The author's writing style really didn't do much for me, either. I constantly felt as if I was swimming in mud reading this. If Sebold was aiming for a slow, lyrical writing style, she overshot by far. This was muddled, messy, and mucky.
Writing was bad, felt like it went on forever...
just watch the movie, it's beter
And it's hard to say more about the story than that. It suffers, I think from being beautifully written, often with gorgeous turns of prose, but without the pacing to support it: it gets slower and slower, and plot threads have a tendency to being dropped and not picked up again. The denoument when it comes is hard to make sense of, and it's not entirely clear what the reader is meant to take from it. But it does have very likeable characters, a charismatic narrator and a great sense of time and place, so it's very difficult to discount the novel altogether, and indeed, it's very readable: I read the first half of it on a park bench in the Florida Everglades, and was only persuaded to stop when the owner demanded it back. This time around, again, I read it at very few sittings. It's a good book, it's worth reading. But it could be better.
I felt that the story had great potential for creativity - it seemed a unique idea, and I really wanted to like it, but I was disappointed. There are some enjoyable moments of poetic language and imagery, but most are overdone and unnatural. It was impossible to feel anything for the characters - even Susie herself - as they were as completely underdeveloped. Sebold could have explored the emotions of the Salmon family as they attempted to deal with the senseless tragedy, but instead treated all of her characters with a cold detachment that makes them all seem like shadows rather than real people.
The characters were incredibly flat, the scenes disjointed, the storyline contrived, the ending trite - I was left feeling cheated out of the time I spent reading this book. The real proof is here in my review - I can't even think of much to say about The Lovely Bones, and I just finished reading it not 30 minutes ago!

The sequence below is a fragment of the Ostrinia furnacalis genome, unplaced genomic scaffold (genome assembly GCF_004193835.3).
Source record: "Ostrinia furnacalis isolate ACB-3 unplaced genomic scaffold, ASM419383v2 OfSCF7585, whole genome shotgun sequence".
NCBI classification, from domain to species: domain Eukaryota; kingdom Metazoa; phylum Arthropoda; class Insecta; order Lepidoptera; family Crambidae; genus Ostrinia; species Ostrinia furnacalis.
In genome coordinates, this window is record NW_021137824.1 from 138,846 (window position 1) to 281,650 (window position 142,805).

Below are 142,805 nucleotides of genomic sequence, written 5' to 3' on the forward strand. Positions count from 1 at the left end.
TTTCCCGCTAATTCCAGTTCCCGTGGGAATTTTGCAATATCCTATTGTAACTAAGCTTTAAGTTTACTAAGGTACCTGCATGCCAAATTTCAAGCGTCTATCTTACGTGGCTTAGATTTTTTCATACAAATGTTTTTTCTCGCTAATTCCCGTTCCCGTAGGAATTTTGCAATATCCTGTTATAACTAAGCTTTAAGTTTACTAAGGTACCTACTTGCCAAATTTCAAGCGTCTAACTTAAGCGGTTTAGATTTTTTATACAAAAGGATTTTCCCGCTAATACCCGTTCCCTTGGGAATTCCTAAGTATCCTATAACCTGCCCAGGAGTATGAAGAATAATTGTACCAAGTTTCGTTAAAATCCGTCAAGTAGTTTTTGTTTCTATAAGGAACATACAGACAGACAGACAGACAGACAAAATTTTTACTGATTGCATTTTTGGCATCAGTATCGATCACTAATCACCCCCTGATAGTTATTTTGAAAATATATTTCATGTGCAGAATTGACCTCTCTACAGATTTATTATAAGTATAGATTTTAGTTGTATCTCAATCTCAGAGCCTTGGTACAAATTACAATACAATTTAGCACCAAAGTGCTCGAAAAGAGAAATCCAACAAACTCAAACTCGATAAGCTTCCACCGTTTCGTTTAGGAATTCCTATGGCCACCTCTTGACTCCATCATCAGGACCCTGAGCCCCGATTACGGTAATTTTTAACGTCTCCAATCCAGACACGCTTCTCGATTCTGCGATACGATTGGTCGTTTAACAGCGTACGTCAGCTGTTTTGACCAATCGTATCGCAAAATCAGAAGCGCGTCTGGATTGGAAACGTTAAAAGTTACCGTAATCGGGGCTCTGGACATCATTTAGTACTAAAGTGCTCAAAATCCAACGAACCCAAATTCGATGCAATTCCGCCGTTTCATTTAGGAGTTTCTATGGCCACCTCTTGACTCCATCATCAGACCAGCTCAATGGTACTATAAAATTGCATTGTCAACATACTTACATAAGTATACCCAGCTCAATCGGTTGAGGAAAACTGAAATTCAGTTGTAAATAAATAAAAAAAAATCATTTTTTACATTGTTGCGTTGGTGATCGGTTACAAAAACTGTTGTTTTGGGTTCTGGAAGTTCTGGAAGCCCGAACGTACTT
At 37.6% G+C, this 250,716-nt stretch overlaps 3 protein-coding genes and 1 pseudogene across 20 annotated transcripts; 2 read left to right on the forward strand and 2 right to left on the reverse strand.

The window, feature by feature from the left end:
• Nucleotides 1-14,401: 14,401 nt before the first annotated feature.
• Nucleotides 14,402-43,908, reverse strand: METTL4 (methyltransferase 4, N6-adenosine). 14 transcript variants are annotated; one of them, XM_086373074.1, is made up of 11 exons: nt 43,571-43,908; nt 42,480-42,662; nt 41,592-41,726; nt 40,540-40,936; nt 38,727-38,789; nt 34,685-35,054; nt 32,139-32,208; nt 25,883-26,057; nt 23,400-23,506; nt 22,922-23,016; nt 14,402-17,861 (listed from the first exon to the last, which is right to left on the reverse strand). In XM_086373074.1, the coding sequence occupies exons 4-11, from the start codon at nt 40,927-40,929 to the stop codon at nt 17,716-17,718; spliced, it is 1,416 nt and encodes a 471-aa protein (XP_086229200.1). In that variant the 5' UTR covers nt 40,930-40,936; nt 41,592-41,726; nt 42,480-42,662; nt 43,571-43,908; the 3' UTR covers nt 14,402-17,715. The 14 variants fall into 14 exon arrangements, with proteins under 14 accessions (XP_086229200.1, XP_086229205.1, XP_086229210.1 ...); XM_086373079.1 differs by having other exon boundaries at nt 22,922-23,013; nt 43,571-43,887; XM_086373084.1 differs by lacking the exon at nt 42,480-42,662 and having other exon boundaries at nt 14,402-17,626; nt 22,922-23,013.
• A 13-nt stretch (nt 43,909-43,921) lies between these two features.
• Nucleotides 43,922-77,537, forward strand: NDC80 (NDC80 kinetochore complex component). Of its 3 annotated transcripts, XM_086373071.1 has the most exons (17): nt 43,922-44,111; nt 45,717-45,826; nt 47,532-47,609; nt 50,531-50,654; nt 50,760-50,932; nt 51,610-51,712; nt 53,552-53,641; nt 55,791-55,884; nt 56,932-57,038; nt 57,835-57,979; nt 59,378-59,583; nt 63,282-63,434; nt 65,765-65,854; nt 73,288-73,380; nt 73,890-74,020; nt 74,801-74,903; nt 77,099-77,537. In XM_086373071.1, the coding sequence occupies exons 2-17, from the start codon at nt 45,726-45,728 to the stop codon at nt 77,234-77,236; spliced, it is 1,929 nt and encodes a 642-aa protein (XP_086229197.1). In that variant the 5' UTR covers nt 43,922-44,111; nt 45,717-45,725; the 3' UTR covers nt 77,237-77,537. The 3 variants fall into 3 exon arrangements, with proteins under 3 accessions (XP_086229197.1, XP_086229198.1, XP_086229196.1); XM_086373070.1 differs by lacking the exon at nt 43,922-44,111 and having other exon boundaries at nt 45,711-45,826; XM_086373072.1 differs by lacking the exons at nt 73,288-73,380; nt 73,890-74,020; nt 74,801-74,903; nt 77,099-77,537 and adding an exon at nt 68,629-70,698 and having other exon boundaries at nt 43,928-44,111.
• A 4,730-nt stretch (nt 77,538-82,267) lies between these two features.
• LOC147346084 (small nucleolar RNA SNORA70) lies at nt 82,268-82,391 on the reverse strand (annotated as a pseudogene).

That being said, the reason I don’t know what to say about this book is that it didn’t leave much of a “lingering impression” in my mind now that I’m done reading it. It was engaging, thought-provoking, and sometimes even powerful while I was reading it but now that I’m done with it, I’m just ready to pick up another book. Maybe that says more about my current state of mind than about the book itself; maybe I just need to process it more. But I guess it just seems to me that all of its excellent small points didn’t add up to anything in the end.
Or perhaps I’m just not satisfied with the book’s “conclusion.” The title comes from the following quote (Susie Salmon, the murdered girl, is the first-person narrator):
“These were the lovely bones that had grown around my absence: the connections - sometimes tenuous, sometimes made at great cost, but often magnificent - that happened after I was gone. And I began to see things in a way that let me hold the world without me in it. The events that my death wrought were merely the bones of a body that would become whole at some unpredictable time in the future. The price of what I came to see as this miraculous body had been my life.”